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   Chapter 65 February 15th.

Two Years in the French West Indies By Lafcadio Hearn Characters: 1563

Updated: 2017-12-06 00:02


... Ash-Wednesday. The last masquerade will appear this afternoon, notwithstanding; for the Carnival is in Martinique a day longer than elsewhere.

All through the country districts since the first week of January there have been wild festivities every Sunday-dancing on the public highways to the pattering of tamtams,-African dancing, too, such as is never seen in St. Pierre. In the city, however, there has been less merriment than in previous years;-the natural gaiety of the population has been visibly affected by the advent of a terrible and unfamiliar visitor to the island,-La Vérette: she came by steamer from Colon.

... It was in September. Only two cases had been reported when every neighboring British colony quarantined against Martinique. Then other West India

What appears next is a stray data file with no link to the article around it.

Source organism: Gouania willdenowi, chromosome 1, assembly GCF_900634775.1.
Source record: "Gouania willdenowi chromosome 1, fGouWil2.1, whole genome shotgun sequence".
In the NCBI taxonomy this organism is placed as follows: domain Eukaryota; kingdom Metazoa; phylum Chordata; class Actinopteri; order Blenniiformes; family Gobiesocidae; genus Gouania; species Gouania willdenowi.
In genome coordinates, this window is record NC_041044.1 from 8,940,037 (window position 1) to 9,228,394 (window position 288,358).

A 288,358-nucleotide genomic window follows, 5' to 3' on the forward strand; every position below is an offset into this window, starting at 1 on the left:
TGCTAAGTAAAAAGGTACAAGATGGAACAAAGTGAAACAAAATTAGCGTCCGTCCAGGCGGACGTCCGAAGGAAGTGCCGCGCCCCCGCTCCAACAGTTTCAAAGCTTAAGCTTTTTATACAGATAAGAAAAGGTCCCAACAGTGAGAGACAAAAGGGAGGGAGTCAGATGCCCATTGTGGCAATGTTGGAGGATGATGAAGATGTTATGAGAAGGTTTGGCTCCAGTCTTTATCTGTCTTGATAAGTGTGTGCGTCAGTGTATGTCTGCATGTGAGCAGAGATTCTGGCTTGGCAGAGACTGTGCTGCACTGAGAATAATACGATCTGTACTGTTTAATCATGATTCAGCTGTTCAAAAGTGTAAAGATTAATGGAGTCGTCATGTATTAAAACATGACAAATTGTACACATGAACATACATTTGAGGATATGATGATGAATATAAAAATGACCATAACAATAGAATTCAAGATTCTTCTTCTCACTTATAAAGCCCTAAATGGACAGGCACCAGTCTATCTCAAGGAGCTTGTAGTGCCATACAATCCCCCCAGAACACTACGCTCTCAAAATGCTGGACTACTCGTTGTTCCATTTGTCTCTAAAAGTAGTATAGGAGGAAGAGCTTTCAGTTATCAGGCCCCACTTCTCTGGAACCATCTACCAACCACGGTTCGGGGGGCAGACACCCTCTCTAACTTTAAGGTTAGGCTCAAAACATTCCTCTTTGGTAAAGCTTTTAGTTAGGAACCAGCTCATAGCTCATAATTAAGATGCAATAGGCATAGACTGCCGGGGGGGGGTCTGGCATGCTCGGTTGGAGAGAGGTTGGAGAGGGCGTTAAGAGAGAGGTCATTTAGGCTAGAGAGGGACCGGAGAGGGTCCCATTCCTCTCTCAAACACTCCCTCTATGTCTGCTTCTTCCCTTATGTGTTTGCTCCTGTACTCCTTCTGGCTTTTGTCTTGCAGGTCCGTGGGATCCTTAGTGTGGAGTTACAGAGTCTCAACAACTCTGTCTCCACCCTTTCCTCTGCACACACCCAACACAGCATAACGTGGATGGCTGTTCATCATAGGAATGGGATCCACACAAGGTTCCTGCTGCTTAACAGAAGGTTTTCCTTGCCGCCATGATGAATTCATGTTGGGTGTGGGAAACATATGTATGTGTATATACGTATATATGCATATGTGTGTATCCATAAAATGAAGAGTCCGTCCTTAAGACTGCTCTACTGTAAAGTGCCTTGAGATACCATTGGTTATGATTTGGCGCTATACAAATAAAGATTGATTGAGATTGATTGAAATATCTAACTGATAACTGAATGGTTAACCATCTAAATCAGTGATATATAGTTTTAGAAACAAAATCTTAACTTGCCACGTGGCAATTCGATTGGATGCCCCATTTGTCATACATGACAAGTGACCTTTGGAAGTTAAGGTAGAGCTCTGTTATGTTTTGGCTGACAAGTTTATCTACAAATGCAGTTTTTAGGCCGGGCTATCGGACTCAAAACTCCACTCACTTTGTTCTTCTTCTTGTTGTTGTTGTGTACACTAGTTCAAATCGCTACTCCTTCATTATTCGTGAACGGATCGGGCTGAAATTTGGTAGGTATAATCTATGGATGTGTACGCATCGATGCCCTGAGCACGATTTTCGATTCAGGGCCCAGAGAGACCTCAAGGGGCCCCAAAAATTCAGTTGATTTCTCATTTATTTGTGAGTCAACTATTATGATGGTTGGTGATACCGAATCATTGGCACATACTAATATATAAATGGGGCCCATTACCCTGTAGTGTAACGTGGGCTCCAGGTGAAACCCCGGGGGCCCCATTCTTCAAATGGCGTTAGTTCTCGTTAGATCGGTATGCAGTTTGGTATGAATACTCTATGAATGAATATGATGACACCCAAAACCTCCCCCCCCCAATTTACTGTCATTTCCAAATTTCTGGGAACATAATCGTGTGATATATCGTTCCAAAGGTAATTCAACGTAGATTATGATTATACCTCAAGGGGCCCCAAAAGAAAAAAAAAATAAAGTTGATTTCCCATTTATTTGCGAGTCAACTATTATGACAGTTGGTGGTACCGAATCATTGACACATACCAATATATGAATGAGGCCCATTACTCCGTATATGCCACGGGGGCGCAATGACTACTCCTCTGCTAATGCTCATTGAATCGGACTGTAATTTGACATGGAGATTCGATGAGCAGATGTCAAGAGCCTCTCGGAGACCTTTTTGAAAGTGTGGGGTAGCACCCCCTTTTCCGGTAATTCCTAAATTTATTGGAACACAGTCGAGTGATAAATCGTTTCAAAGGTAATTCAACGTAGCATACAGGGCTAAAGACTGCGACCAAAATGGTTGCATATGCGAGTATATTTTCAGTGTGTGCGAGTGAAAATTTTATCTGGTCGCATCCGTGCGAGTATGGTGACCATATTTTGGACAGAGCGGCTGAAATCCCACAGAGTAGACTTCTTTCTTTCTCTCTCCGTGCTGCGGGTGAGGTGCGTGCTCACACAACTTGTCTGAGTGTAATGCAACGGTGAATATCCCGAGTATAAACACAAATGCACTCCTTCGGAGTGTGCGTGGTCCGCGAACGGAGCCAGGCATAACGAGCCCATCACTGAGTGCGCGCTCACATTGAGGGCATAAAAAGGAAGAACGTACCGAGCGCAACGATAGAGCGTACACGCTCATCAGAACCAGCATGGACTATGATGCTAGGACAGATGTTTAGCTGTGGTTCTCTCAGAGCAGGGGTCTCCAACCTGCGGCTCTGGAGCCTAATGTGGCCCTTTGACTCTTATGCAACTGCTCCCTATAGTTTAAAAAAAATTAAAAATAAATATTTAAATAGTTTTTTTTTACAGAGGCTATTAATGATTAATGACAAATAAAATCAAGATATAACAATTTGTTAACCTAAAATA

n colonies did likewise. Only two cases of small-pox. "But there may be two thousand in another month," answered the governors and the consuls to many indignant protests. Among West Indian populations the malady has a signification unknown in Europe or the United States: it means an exterminating plague.

Two months later the little capital of Fort-de-France was swept by the pestilence as by a wind of death. Then the evil began to spread. It entered St. Pierre in December, about Christmas time. Last week 173 cases were reported; and a serious epidemic is almost certain. There were only 8500 inhabitants in Fort-de-France; there are 28,000 in the three quarters of St. Pierre proper, not including her suburbs; and there is no saying what ravages the disease may make here.

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